Writing down loan balances for troubled borrowers is controversial. Banks and some policy makers have been hesitant to do so out of concern that it would encourage other borrowers to stop paying in order to get a similar deal. But Michael Trailor, executive director of the Arizona Department of Housing, said the state's proposal would target "responsible" borrowers and wouldn't extend aid to borrowers with multiple homes or those who refinanced and pulled cash out of their homes. "If you really want to stop foreclosures in Phoenix, you need to address the loan-to-value issue," he said.

There's a bunch of smart people who believe that the mortgage crisis won't go away until somehow the balances on these underwater mortgages get reduced to something like the value of the properties. Which is what Arizona is getting at.

Liz Pulliam Weston says the price tag for these mortgage balance reductions isn't so awful when you consider what foreclosures are costing the rest of us anyway: $365 billion in home equity wealth.


The question is, who pays? Congress considered (in the Emergency Economic Stabilization Act of 2008) but rejected an approach called "mortgage cram downs," which would have let bankruptcy judges force lenders to reduce loan balances in some cases where nothing else worked. (Here's background, in a 2009 story by Bloomberg News.)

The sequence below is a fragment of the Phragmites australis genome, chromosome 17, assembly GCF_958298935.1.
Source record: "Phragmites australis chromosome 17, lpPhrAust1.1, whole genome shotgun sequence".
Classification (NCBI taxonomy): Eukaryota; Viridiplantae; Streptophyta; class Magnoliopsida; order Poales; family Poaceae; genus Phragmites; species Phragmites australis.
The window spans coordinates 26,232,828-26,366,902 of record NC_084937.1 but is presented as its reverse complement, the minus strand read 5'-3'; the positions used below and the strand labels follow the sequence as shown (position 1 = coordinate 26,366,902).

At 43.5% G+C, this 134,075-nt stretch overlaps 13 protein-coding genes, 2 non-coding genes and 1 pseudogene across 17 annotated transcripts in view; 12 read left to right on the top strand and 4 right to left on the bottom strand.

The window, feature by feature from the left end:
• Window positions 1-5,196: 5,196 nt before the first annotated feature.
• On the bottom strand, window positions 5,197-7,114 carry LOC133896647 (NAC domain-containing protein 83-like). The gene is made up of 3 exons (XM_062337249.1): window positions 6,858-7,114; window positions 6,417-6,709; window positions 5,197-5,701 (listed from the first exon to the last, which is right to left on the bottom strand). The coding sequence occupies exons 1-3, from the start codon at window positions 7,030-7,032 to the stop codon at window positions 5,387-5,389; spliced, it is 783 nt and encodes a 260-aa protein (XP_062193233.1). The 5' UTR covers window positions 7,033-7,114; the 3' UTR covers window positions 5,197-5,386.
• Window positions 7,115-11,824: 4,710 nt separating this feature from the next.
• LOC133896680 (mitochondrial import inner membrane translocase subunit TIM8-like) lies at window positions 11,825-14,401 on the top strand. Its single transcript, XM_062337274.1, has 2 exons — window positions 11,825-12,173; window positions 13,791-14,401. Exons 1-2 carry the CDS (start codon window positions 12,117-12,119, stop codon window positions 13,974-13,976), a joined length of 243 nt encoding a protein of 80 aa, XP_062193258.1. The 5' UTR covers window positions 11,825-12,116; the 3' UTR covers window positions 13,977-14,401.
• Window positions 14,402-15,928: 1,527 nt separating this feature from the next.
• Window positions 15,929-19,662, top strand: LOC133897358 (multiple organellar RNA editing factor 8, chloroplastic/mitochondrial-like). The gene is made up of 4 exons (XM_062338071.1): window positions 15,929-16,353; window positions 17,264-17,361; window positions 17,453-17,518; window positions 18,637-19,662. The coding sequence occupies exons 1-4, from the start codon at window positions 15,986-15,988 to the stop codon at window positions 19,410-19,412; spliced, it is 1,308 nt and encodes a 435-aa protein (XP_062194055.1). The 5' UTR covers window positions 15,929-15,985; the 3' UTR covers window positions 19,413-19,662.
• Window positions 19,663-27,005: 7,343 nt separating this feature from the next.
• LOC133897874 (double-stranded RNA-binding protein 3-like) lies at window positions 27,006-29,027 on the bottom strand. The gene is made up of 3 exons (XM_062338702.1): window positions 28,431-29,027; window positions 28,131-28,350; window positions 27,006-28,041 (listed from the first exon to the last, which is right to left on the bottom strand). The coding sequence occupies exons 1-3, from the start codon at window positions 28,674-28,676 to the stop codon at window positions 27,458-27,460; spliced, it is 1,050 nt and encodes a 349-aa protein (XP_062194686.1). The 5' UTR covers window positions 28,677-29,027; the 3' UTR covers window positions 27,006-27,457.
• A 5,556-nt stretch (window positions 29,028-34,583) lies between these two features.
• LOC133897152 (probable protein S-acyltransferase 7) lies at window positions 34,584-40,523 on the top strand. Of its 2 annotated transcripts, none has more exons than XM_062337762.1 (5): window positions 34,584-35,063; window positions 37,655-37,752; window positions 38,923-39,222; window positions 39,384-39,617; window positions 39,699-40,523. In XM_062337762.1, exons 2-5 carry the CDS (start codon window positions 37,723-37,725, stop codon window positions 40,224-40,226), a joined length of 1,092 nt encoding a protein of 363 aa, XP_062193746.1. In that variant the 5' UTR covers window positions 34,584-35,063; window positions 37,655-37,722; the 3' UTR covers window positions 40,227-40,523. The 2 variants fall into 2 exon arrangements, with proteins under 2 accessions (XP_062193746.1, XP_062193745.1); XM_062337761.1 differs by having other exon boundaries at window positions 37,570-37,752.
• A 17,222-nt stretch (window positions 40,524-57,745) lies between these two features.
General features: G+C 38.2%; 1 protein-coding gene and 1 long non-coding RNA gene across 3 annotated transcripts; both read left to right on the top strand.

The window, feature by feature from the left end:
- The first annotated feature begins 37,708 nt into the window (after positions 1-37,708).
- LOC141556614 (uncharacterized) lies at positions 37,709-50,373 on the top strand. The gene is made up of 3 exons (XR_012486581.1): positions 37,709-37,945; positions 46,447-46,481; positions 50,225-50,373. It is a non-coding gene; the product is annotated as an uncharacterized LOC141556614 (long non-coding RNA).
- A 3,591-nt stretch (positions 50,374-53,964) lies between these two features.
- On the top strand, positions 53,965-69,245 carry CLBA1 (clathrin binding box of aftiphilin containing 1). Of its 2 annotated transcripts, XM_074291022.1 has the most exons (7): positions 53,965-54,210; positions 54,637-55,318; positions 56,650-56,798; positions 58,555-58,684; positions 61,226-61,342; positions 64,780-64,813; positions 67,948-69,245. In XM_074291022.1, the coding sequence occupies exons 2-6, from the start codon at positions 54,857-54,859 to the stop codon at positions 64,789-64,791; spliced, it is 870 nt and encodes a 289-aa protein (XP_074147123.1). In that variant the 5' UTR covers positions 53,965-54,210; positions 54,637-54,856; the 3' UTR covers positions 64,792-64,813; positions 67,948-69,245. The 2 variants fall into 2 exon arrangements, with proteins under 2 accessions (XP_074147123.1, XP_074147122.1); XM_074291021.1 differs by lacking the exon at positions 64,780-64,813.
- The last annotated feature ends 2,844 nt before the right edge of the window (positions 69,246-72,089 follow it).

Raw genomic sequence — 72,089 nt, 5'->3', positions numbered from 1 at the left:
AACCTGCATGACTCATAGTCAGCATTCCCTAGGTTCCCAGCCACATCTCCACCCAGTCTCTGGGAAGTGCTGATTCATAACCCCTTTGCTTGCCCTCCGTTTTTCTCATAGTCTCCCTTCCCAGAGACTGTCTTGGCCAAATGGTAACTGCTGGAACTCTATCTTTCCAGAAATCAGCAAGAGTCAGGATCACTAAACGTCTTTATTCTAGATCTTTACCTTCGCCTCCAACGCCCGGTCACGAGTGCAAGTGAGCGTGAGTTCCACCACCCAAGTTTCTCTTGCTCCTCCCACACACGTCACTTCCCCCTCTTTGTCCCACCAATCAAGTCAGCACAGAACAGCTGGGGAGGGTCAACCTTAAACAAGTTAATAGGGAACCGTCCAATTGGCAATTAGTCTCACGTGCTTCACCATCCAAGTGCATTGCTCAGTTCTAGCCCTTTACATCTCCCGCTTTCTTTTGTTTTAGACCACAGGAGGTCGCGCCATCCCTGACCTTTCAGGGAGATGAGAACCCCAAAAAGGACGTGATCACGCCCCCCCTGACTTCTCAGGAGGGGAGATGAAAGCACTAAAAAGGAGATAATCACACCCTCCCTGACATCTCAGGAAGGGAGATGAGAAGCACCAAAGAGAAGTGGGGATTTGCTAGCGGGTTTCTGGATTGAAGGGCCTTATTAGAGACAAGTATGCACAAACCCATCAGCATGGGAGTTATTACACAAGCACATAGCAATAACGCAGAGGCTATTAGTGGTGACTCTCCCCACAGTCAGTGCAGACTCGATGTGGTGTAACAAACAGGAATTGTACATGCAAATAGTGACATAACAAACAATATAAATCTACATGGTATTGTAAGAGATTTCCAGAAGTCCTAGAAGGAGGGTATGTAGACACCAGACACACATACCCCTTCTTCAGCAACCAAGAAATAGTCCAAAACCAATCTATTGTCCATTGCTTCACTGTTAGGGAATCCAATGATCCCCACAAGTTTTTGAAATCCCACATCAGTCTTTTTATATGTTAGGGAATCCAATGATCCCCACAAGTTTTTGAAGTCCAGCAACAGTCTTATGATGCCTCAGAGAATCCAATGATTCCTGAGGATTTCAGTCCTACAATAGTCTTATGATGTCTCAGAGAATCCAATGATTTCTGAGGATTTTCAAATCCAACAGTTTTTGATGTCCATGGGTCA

Generally, mortgage bankers, of course, would rather die (get a whiff at the Mortgage Bankers Association's Stop the Bankruptcy Cram Down Resource Center). But the pain may have gone on long enough, even for some banks: A recent Huffington Post piece says Bank of America is coming around to support cram downs.


My neighbor's loan

Still, there's something about the idea of the state paying off my neighbor's loan -- using $50,000 of taxpayer money to reduce the mortgage balances of people who made a bad investment in a hyped-up, risk-prone, over-inflated, crazed real estate market -- that I just find hard to take. Is this socialism? And if it is, is it a bad idea? Surely, something's got to change because: